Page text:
A Christmas Metaphor

Today is Christmas day, so I thought I would provide a metaphorical and
an anthropological perspective on the birth of Christ.

Christ was, as legend has it, born in Bethlehem in the first century.
Bethlehem is in modern day Palestine. Interestingly, Bethlehem is close to the region within the middle east known as the fertile crescent, where the agricultural revolution is thought to have begun.

What do the birth of Christ and the agricultural revolution have to do with one another?

Christ is known within the Christian tradition as the saviour of humanity. His birth represents renewal, abundance and unbounded sacrifice for all people.

On the other hand, the agricultural revolution took place at a time when
population pressure and the need for surplus were creating the necessities for mass farming.

Both Christ and agriculture can be seen through the same symbolic lens. Both events took place in a geographic region known as ‘the cradle of civilisation’ and both events are thought to have brought salvation and prosperity to us Earth-dwellers.

Christ is the symbolic representation of the agricultural revolution. 2000 years after his birth, we pay homage to him by celebrating at this time of year by eating good food with family and friends.

I am not religious in any way, but I do appreciate a good metaphor. I hope, by writing this, that I can shed light on a peaceful tradition that has been celebrated around the world for millennia. A tradition that does not necessarily imply the birth of a literal deity, but rather the birth of a metaphorical saviour who we can today thank for laying the foundation for today’s civilisation; namely, agriculture.

Can we maintain faith in the Catholic Church?

This question extends well beyond whether anyone considers secularism a social goal, whether faith in the Judaeo-Christian God is worth your time or whether spirituality should be institutionalised, more generally. Rather, the question of faith in the Catholic Church extends directly from the ongoing spate of court cases the institution is facing.

Today is a turning point. Archbishop Philip Wilson has been sentenced to 12 months detention following Newcastle Local Court decision, finding him guilty of covering up child sexual abuse in the 1970s. To date, Wilson is the highest-ranking Catholic Church official to be convicted of crimes relating to the sexual and or physical abuse of children. There are wide calls for the Pope to actively acknowledge and indeed condemn Wilson, on behalf of the Catholic Church.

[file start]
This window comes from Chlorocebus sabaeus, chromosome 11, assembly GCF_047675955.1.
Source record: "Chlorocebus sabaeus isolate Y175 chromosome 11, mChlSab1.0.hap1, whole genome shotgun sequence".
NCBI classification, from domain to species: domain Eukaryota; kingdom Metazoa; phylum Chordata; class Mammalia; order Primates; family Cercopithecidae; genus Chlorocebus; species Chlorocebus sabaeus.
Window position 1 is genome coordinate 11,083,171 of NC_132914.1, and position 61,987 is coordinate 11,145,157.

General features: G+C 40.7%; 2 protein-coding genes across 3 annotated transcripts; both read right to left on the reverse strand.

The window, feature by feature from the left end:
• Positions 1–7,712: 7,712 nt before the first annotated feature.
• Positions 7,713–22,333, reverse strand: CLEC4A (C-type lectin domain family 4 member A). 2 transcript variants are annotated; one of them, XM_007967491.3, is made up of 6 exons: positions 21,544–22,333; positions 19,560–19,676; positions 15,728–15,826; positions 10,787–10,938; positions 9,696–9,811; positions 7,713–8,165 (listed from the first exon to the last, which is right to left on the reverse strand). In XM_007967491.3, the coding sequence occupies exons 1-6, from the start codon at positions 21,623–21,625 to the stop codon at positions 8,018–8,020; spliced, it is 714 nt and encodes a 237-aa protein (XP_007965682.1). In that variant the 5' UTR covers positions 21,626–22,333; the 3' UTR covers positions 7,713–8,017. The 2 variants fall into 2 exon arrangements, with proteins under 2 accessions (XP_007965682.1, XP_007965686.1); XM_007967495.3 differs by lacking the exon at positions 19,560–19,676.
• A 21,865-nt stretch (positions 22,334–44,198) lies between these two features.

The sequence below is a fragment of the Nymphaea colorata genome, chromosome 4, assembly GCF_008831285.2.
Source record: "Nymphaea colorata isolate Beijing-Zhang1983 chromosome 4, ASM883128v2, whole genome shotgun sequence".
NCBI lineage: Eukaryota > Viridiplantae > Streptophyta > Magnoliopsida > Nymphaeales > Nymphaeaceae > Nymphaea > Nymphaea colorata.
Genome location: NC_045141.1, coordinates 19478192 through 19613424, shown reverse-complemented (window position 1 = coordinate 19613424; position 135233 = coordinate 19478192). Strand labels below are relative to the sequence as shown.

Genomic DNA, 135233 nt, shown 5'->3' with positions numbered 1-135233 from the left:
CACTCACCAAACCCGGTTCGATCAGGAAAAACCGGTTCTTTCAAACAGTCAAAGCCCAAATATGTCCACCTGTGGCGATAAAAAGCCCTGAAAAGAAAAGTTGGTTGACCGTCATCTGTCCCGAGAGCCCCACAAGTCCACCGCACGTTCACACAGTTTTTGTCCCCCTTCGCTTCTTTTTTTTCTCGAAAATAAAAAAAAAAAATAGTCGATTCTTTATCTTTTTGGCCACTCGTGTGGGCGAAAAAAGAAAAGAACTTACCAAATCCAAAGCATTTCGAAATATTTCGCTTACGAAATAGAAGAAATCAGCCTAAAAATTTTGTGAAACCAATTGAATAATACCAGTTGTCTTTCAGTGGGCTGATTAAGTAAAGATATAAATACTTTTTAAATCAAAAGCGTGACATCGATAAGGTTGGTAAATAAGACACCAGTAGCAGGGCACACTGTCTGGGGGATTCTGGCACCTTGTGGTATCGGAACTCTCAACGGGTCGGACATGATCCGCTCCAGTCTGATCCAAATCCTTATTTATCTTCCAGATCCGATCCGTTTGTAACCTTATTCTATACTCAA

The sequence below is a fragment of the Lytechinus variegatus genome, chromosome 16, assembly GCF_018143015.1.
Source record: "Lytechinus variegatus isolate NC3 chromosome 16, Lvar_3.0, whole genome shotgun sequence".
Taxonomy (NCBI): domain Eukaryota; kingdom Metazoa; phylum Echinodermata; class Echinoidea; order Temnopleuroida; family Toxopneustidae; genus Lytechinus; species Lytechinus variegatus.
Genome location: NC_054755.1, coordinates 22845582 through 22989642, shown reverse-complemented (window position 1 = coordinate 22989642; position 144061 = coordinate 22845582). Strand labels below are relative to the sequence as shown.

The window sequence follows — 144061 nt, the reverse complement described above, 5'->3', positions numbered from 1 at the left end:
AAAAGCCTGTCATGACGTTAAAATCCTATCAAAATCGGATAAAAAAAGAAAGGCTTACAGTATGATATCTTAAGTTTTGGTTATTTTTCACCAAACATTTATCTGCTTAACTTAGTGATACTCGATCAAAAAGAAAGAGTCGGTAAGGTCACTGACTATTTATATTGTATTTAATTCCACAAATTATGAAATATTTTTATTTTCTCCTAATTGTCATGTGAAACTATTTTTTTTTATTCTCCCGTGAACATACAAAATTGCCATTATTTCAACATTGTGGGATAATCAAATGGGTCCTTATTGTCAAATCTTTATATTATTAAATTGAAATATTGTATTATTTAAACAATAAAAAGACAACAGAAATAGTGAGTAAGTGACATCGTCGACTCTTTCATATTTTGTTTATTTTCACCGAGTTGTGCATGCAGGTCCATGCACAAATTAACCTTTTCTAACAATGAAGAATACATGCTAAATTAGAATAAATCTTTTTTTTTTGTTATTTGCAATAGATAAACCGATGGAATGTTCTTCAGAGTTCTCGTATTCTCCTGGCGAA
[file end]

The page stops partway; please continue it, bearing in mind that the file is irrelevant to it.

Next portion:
Business, as usual, will not hold muster. Although most of the Catholic Church’s officials, throughout history, have behaved in accord with their spiritual oaths – the abuses of modern priests must not be overlooked particularly by those at top of the Catholic tree. It is essential that senior Catholic Church officials outwardly condemn Wilson if the church expects to limit the inevitable social damage that will manifest over coming years and decades. Accountability will be essential to the continuation of this ancient institution.

So, getting back to the question at hand, can we maintain the faith in the Catholic Church? This remains to be seen. Much will depend upon what happens over the coming months and years. In reality, it will be an uphill battle to repair the social damage that has been caused in the name of the church. Wilson is just one priest that has been found guilty and it so happens he is the most senior official convicted thus far. It is highly likely he will not be the most senior official to be found guilty, for long.  The world awaits the outcome of the court case of Cardinal George Pell, who is the institutions third most prominent figure.

Whether you should maintain faith in this institution is your choice. However, the sheer enormity and scope of the cover-ups the Catholic Church is responsible for, are alarming. The severity of this problem cannot be understated, the social recovery will take a long time. Whether the Catholic Church deserves our trust is a question that begs to be answered. The manner in which the institution deals with abuse survivors and the convicted priests will speak volumes.

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